Sunday

27th Nov 2022

Austrian leader calls for referendum if EU treaty changed

Austria's chancellor, Alfred Gusenbauer, has said that if any changes are made to the Lisbon Treaty following its rejection by Irish voters earlier this month, then it should be put to a referendum in his country.

"We think any future changes to the treaty that affect Austrian interests must be decided in Austria by a referendum," Mr Gusenbauer said in an open letter published in tabloid daily Kronen Zeitung.

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  • The mood among the population is too negative, says Mr Gusenbauer (l) (Photo: SPÖ)

"A lot of people are under the impression that the EU is not concerned with their real problems but that it is interested above all in looking after itself."

The letter was also signed by the president of the Social Democrats, Werner Faymann.

The social democrats are part of the ruling coalition, along with the centre-right Austrian People's Party, in Austria.

The letter says that if a new-look treaty has to be ratified again in Austria, then the social democrats "want to convince" their coalition partner to take the referendum route.

"There is also in Austria widespread scepticism about the EU at the moment. After the vast majority of Austrians voted in favour of EU membership in 1994, today we see a mood of uncertainty and sometimes also rejection."

Austria's parliament has already ratified the treaty, making it one of the 20 national assemblies to have done so.

But Ireland's rejection of the treaty on 12 June has brought the EU's institutional woes once more to the fore as all 27 member states have to ratify it for it to come into force.

Plassnik: Big mistake

Since the vote, EU leaders have been wracking their brains over how to get the Lisbon Treaty into place anyway but without giving the impression that Irish vote does not matter.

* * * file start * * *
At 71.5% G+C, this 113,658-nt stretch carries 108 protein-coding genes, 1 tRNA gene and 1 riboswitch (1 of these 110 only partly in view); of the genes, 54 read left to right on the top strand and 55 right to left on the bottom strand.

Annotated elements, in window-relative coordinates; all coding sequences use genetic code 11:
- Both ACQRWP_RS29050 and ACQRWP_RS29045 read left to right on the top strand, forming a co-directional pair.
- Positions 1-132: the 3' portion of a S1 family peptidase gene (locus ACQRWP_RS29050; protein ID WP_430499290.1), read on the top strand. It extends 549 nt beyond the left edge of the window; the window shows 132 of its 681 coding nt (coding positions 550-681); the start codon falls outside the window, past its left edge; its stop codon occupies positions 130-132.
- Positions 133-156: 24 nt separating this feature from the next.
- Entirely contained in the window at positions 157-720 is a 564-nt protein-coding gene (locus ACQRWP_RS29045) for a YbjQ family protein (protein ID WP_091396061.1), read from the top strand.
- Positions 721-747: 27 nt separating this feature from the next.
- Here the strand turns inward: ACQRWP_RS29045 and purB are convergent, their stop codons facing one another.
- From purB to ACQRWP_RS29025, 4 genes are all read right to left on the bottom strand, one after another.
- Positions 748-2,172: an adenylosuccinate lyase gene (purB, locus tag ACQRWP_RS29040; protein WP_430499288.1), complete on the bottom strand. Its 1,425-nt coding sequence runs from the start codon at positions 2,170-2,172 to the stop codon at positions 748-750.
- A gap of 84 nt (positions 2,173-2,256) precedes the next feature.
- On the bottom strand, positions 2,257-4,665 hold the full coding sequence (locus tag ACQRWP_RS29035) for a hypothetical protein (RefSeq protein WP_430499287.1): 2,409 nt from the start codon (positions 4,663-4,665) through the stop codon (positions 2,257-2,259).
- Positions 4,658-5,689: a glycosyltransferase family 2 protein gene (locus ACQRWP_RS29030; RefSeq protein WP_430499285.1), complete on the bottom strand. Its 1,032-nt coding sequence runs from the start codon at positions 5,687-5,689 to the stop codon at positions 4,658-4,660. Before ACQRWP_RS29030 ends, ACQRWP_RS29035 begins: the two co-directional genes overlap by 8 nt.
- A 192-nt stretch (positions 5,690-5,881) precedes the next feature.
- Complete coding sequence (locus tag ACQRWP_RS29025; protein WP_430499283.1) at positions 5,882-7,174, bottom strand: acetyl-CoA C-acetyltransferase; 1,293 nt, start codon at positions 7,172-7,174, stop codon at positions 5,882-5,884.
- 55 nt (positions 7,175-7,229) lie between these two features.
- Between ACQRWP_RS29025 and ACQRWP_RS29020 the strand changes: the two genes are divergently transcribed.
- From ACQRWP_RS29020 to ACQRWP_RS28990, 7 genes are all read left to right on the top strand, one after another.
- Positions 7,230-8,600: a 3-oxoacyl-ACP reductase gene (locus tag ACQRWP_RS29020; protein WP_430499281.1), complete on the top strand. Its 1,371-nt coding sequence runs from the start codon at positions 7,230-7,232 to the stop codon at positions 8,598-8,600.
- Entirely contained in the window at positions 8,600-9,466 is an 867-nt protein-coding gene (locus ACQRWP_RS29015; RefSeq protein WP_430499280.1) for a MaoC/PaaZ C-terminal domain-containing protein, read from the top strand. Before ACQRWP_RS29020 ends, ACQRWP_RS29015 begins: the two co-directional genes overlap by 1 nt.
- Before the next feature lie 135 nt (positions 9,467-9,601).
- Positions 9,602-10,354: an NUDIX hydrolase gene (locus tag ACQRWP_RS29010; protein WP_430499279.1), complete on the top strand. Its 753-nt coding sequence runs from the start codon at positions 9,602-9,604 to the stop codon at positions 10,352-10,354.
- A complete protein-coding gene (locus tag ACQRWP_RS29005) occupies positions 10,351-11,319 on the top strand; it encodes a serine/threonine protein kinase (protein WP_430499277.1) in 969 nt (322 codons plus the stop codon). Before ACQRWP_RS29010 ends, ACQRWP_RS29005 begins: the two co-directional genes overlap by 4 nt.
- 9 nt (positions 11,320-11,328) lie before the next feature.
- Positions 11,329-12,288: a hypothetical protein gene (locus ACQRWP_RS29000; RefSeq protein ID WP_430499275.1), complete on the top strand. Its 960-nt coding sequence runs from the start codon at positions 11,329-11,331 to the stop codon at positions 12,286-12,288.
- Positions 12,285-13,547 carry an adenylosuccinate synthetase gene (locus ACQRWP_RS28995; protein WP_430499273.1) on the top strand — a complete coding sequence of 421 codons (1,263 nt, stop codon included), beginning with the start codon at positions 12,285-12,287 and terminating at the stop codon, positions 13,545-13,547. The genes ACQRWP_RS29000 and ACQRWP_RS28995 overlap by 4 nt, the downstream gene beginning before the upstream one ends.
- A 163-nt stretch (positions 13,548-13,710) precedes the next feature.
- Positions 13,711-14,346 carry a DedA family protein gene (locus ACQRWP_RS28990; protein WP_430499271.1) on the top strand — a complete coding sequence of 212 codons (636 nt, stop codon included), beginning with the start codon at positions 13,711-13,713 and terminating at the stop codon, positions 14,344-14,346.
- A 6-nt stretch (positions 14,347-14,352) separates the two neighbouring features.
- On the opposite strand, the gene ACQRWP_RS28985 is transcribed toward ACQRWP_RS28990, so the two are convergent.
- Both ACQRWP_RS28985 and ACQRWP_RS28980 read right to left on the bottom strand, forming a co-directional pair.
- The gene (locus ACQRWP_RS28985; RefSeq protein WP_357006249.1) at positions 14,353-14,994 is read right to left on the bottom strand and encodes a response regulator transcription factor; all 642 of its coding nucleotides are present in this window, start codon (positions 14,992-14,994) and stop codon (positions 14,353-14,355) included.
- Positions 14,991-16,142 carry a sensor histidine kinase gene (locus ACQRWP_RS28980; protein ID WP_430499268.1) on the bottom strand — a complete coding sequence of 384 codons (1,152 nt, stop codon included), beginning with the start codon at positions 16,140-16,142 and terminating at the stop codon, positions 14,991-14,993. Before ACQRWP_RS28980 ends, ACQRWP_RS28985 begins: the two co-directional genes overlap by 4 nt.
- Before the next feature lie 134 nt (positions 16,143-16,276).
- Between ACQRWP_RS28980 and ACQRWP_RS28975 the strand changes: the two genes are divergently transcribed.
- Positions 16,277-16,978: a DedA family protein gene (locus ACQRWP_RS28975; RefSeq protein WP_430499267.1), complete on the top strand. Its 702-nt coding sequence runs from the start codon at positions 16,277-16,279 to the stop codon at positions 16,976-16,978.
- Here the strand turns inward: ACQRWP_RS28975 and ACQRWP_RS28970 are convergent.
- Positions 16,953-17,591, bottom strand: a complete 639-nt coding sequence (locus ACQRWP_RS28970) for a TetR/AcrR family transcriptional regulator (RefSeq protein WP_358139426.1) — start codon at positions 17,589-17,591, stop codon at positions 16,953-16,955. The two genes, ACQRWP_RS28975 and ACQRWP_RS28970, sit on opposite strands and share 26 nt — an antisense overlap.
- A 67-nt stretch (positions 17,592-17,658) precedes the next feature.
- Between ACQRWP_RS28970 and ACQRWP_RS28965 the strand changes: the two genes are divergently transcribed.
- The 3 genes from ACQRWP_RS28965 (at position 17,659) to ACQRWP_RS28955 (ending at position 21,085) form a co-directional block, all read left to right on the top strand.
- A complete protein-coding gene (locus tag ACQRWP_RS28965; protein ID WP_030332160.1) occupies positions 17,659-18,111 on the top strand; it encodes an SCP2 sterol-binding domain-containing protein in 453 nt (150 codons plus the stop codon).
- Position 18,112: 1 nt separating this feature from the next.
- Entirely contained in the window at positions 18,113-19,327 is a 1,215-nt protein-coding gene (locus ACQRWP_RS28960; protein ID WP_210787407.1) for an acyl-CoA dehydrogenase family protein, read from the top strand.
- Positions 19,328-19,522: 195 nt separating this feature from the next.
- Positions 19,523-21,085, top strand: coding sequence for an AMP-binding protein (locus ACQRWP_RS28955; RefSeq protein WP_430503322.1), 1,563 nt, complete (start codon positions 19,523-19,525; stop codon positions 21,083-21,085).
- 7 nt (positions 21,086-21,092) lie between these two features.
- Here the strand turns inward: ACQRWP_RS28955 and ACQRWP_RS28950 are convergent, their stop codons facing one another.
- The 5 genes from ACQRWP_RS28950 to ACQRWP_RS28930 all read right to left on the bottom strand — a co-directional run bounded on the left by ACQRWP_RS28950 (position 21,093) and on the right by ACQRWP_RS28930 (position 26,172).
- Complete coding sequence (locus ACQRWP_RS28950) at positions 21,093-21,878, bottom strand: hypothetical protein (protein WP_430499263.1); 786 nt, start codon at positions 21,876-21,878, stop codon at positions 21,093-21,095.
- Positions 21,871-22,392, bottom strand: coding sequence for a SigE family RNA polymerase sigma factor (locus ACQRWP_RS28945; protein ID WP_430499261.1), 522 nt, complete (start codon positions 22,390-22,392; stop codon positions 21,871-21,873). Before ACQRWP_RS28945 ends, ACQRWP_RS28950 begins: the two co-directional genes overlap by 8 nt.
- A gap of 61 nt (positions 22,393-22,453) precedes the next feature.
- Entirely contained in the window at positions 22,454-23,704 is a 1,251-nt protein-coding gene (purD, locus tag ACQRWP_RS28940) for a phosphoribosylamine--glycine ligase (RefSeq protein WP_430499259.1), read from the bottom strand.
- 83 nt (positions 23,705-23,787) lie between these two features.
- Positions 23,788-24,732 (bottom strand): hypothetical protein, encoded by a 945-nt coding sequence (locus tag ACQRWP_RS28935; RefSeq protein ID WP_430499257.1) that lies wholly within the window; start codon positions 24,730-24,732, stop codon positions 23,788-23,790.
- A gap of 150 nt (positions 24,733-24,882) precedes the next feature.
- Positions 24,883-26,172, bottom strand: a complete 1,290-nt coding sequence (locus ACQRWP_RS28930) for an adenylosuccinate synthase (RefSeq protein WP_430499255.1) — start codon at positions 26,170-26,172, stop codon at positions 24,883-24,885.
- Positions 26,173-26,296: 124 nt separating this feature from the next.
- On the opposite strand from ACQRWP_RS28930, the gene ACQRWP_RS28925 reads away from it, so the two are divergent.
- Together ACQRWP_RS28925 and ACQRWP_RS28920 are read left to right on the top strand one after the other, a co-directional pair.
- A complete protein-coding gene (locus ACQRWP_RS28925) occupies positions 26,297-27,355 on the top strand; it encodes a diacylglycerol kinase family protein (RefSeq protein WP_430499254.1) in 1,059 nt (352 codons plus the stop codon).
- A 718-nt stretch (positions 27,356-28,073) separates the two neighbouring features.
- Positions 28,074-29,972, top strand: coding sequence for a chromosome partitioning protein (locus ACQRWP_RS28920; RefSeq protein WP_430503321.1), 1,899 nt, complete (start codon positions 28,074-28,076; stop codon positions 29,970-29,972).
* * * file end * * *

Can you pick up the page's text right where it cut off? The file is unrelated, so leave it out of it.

The most likely course is set to be a second referendum on the document including some special provisos for Ireland, possibly on neutrality and tax issues.

So far there has been little political appetite to re-open negotiations on the document, which is already a result of bitter discussions after the rejection of the EU constitution in 2005.

The move by the leading Social Democrats has already caused strong divisions among the ruling parties.

Foreign minister Ursula Plassnik, from the centre-right, said that the call for a popular vote is just a disguise for an anti-European stance and called it a "big mistake."

Othmar Karas, the head of Austria's centre-right in the European Parliament, said that the Social Democrats "have removed themselves from the role of constructive partner in the EU."

But Hannes Swoboda, vice-president of the Socialists in the EU assembly, told Der Standard newspaper: "It is not possible any other way - it cannot go on like this."

He suggested that revising the treaty and putting it for parliamentary ratification again would "not get through" as the mood among the population is too negative.

According to Mr Swoboda, similar discussions are being had in Greece and the Netherlands and the Social Democrats' move would put other member states under pressure to make a such a promise.

Until now, among Austria's political parties, only the far-right FPOe and BZOe had called for a referendum.

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